Unsafe Swift: Using Pointers and Interacting With C

In this tutorial, you’ll learn how to use unsafe Swift to directly access memory through a variety of pointer types. By Brody Eller.

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Don’t Return the Pointer From withUnsafeBytes!

// Rule #1
do {
  print("1. Don't return the pointer from withUnsafeBytes!")
  var sampleStruct = SampleStruct(number: 25, flag: true)
  let bytes = withUnsafeBytes(of: &sampleStruct) { bytes in
    return bytes // strange bugs here we come ☠️☠️☠️
  print("Horse is out of the barn!", bytes) // undefined!!!

You should never let the pointer escape the withUnsafeBytes(of:) closure. Even if your code works today, it may cause strange bugs in the future.

Only Bind to One Type at a Time!

// Rule #2
do {
  print("2. Only bind to one type at a time!")
  let count = 3
  let stride = MemoryLayout<Int16>.stride
  let alignment = MemoryLayout<Int16>.alignment
  let byteCount = count * stride
  let pointer = UnsafeMutableRawPointer.allocate(
    byteCount: byteCount,
    alignment: alignment)
  let typedPointer1 = pointer.bindMemory(to: UInt16.self, capacity: count)
  // Breakin' the Law... Breakin' the Law (Undefined behavior)
  let typedPointer2 = pointer.bindMemory(to: Bool.self, capacity: count * 2)
  // If you must, do it this way:
  typedPointer1.withMemoryRebound(to: Bool.self, capacity: count * 2) {
    (boolPointer: UnsafeMutablePointer<Bool>) in
    print(boolPointer.pointee) // See Rule #1, don't return the pointer

Never bind memory to two unrelated types at once. This is called Type Punning and Swift does not like puns. :]

Instead, temporarily rebind memory with a method like withMemoryRebound(to:capacity:).

Also, it is illegal to rebind from a trivial type, such as an Int, to a non-trivial type, such as a class. Don’t do it.

Don’t Walk Off the End… Whoops!

// Rule #3... wait
do {
  print("3. Don't walk off the end... whoops!")
  let count = 3
  let stride = MemoryLayout<Int16>.stride
  let alignment = MemoryLayout<Int16>.alignment
  let byteCount =  count * stride
  let pointer = UnsafeMutableRawPointer.allocate(
    byteCount: byteCount,
    alignment: alignment)
  let bufferPointer = UnsafeRawBufferPointer(start: pointer, count: byteCount + 1) 
  // OMG +1????
  for byte in bufferPointer {
    print(byte) // pawing through memory like an animal

The ever-present problem of off-by-one errors becomes even worse with unsafe code. Be careful, review and test!

Unsafe Swift Example 1: Compression

Time to take all your knowledge and use it to wrap a C API. Cocoa includes a C module that implements some common data compression algorithms. These include:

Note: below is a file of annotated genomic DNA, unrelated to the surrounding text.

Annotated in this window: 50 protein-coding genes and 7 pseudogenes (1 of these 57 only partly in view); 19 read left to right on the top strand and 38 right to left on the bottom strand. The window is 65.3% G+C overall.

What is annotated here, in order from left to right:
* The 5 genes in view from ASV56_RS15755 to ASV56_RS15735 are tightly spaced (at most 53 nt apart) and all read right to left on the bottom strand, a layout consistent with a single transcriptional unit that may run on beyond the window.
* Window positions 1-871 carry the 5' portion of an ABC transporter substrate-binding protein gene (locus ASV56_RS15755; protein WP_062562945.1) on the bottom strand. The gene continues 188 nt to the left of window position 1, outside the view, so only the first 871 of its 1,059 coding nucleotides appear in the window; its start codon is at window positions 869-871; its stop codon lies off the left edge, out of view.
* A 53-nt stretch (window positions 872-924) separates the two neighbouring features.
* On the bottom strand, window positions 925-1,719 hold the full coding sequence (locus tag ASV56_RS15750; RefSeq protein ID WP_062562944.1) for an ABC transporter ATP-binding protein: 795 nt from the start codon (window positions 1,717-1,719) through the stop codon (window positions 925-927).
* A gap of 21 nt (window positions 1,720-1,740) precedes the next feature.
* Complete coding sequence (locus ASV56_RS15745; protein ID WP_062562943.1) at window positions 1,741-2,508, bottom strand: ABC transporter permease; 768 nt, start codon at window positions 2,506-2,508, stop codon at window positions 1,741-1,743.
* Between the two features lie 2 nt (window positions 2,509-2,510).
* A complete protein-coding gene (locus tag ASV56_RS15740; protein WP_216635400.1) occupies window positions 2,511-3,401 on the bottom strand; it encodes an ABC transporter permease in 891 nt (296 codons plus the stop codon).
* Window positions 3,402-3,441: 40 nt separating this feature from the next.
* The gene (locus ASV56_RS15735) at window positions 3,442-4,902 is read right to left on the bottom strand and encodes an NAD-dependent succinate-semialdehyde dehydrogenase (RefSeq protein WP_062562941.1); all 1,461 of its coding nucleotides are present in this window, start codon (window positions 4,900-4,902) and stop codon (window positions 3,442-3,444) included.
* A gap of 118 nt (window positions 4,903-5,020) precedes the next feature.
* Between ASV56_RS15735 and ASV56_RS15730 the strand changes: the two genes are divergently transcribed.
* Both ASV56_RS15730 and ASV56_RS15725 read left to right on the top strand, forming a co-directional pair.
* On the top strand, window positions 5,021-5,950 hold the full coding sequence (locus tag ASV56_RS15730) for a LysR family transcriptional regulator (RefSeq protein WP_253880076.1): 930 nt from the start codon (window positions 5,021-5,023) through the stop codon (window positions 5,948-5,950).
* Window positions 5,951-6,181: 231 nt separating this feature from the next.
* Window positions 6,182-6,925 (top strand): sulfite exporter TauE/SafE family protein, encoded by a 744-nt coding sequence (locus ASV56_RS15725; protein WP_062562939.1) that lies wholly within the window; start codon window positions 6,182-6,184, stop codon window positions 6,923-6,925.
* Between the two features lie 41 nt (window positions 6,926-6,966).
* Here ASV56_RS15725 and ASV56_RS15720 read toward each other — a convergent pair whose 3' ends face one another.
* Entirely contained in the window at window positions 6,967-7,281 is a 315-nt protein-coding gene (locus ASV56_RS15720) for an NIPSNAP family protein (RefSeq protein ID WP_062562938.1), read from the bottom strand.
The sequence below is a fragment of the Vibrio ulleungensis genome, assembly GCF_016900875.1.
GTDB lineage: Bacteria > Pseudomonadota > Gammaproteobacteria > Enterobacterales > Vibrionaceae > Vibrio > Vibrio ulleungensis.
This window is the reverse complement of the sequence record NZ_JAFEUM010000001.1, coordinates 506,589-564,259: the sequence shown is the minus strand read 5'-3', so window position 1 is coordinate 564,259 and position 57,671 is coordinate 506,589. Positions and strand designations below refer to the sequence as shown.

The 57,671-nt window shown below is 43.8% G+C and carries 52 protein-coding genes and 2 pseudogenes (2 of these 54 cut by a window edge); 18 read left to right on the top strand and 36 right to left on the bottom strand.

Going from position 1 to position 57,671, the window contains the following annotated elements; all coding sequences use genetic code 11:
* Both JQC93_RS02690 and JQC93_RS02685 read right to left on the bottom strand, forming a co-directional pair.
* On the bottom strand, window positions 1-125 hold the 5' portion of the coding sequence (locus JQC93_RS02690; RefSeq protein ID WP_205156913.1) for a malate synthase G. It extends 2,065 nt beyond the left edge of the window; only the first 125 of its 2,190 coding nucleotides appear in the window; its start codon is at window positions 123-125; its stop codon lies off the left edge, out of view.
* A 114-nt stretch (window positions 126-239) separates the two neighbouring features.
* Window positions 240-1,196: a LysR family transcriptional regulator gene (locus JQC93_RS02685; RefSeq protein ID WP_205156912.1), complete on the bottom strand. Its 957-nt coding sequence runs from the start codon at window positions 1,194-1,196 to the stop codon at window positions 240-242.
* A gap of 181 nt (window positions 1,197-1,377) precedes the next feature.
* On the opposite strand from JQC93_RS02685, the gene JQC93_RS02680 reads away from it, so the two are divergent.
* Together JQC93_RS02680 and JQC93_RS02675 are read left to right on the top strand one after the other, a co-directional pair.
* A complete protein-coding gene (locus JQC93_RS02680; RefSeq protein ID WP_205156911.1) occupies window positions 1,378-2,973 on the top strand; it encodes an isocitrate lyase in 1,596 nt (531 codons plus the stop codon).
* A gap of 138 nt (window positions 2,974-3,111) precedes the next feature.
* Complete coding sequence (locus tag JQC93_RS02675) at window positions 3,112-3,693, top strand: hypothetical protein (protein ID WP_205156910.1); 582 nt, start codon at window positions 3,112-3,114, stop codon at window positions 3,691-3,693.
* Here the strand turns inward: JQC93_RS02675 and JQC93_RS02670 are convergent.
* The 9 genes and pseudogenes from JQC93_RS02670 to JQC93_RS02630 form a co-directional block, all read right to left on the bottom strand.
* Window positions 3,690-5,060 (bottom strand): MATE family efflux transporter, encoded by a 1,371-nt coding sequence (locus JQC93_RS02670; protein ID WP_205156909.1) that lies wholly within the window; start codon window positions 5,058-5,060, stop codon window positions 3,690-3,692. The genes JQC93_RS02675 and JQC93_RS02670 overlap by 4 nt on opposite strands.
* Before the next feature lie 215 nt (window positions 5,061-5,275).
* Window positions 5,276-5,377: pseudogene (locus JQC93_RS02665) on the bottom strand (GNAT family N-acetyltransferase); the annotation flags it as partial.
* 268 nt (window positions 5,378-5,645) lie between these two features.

• LZ4 for when speed is critical.
  • LZ4A for when you need the highest compression ratio and don’t care about speed.
  • ZLIB, which balances space and speed.
  • The new, open-source LZFSE, which does an even better job balancing space and speed.

Now, open the Compression playground in the begin project.

First, you’ll define a pure Swift API using Data by replacing the contents of your playground with the following code:

import Foundation
import Compression

enum CompressionAlgorithm {
  case lz4   // speed is critical
  case lz4a  // space is critical
  case zlib  // reasonable speed and space
  case lzfse // better speed and space

enum CompressionOperation {
  case compression, decompression

/// return compressed or uncompressed data depending on the operation
func perform(
  _ operation: CompressionOperation,
  on input: Data,
  using algorithm: CompressionAlgorithm,
  workingBufferSize: Int = 2000) 
    -> Data?  {
  return nil

The function that does the compression and decompression is perform, which is currently stubbed out to return nil. You’ll add some unsafe code to it shortly.

Next, add the following code to the end of the playground:

/// Compressed keeps the compressed data and the algorithm
/// together as one unit, so you never forget how the data was
/// compressed.
struct Compressed {
  let data: Data
  let algorithm: CompressionAlgorithm
  init(data: Data, algorithm: CompressionAlgorithm) {
    self.data = data
    self.algorithm = algorithm
  /// Compresses the input with the specified algorithm. Returns nil if it fails.
  static func compress(
    input: Data,with algorithm: CompressionAlgorithm) 
      -> Compressed? {
    guard let data = perform(.compression, on: input, using: algorithm) else {
      return nil
    return Compressed(data: data, algorithm: algorithm)
  /// Uncompressed data. Returns nil if the data cannot be decompressed.
 func decompressed() -> Data? {